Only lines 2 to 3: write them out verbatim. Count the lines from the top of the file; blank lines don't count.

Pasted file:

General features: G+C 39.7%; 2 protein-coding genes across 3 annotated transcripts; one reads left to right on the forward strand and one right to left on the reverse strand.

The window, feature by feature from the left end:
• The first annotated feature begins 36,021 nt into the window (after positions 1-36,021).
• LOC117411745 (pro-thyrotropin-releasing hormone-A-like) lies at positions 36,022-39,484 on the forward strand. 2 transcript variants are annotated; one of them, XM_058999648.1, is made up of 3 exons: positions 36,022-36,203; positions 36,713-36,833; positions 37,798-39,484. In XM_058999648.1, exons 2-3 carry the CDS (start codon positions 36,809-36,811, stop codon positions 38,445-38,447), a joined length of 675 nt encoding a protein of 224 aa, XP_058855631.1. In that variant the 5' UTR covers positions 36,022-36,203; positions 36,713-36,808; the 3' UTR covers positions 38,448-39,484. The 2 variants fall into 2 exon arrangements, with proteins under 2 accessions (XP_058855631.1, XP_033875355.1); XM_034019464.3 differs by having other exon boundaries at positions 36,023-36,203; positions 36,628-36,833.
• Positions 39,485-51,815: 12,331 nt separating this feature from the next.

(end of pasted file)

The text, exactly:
The window, feature by feature from the left end:
• The first annotated feature begins 36,021 nt into the window (after positions 1-36,021).